Yeah, I guess so. We've been net sellers. Everyone has less Schwab than they used to, but we've been net sellers.

Stilwell Financial (SV) , which owns Janus?

Schmidt:

We don't own Stilwell. That's a good example of the dynamic I was talking about. Things might get better for Stilwell's inflows later in the year, but it's going to take a long time to rebuild their assets to where they were at the peak last year.

9. Cash flows into funds tend to chase performance and often miss the boat. Did most of the funds' recent flows come this year, even though financials were a safe harbor in 2000?

Schmidt:

It's a surprising thing they were still in negative outflow. It's not a lot, but it's surprising that

they were in negative flow at all, particularly the bank funds that had a very good year and a good long-term record. I guess people don't get as excited about financial stocks when they do well as maybe some other groups. And I don't know if I can fully explain it, but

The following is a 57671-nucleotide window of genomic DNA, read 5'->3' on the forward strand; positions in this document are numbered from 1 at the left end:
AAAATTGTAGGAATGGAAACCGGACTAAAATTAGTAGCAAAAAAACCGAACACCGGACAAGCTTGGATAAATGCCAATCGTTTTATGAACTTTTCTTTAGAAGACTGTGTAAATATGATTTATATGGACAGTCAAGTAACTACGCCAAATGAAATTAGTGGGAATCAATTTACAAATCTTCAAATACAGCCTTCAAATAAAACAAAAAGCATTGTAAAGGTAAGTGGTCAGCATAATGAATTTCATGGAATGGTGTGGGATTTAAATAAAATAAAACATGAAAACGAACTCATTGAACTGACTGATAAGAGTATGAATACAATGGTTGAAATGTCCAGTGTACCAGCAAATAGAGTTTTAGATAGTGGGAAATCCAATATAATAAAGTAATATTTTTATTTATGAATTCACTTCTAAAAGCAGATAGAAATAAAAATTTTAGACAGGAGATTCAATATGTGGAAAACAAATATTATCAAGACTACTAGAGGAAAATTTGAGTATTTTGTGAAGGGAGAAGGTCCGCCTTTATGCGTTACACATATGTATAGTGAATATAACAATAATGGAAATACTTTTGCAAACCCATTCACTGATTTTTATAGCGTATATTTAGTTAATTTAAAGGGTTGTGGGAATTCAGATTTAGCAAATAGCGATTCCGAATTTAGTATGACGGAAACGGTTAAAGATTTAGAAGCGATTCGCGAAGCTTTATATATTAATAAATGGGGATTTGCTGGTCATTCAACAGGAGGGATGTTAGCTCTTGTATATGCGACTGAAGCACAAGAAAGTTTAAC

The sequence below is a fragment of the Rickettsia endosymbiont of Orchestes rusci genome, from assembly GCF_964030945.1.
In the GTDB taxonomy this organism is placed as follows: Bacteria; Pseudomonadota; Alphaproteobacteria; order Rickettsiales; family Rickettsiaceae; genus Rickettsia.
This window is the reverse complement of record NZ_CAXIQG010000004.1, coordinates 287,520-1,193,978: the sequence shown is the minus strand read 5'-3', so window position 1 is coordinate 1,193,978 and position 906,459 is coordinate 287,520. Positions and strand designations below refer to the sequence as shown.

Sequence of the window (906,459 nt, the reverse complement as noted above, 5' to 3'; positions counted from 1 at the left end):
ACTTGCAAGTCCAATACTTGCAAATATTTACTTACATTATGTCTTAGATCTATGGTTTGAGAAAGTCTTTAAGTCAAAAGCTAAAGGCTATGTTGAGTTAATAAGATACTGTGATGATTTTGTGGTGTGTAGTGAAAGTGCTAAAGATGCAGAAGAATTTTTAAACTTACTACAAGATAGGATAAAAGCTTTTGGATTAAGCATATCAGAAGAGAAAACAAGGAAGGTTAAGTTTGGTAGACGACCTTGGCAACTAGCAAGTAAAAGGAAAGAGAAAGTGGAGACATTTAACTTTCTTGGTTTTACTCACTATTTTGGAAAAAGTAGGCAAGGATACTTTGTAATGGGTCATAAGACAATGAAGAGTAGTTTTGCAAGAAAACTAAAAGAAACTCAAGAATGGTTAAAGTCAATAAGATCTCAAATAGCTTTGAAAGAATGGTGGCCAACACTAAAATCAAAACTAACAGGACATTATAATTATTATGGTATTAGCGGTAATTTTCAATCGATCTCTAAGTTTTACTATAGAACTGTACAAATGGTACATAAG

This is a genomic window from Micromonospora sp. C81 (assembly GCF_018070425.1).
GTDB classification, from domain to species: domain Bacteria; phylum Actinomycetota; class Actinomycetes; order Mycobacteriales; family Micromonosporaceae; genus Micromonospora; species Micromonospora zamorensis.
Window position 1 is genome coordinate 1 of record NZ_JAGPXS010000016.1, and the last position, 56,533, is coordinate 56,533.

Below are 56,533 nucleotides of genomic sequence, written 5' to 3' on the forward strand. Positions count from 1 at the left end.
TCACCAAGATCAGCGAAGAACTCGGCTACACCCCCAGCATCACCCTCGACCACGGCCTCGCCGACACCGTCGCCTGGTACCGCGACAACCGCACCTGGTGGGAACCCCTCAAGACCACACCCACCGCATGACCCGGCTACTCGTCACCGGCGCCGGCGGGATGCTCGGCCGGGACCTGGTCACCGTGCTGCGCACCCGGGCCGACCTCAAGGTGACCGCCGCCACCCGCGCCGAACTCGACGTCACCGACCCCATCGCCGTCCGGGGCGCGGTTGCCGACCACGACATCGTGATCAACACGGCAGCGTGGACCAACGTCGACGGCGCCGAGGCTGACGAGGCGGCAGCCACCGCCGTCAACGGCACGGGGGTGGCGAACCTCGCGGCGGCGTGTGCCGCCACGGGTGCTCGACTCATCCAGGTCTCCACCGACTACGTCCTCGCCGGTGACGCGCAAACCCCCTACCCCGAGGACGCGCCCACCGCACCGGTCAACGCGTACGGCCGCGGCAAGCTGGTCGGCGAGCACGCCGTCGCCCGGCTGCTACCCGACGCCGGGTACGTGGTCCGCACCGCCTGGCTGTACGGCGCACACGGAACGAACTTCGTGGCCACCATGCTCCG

can say in all past downturns, once financial stocks started doing better, we started to see positive flows. This time it really hasn't happened.

10. If you had to pick three companies today -- based on their management, their products and their current valuation, what three would you choose for a five-year holding period?

Schmidt:

I'll go with Cullen/Frost in Texas. I like the management, one of the sizable independent banks left down there, and, I think, over many years that will do real well. Then I'll choose

Aflac

(AFL) - Get Aflac Incorporated Report

-- but this year

it hasn't really been a favorite, but we'll stay with it. In the brokerage business, I'm going to go with

Lehman Brothers

(LEH)

. Lehman tends to sell cheaper than the other firms, but they've done a very good job. They've traditionally been thought of as a bond trading house, and that gets a lower multiple, but they've made a lot of inroads in investment banking and they're strong over in Europe. And maybe Lehman will get taken over -- I don't know for sure, but it's a possibility, too.

Ian McDonald writes daily for TheStreet.com. In keeping with TSC's editorial policy, he doesn't own or short individual stocks. He also doesn't invest in hedge funds or other private investment partnerships. He invites you to send your feedback to

imcdonald@thestreet.com, but he cannot give specific financial advice.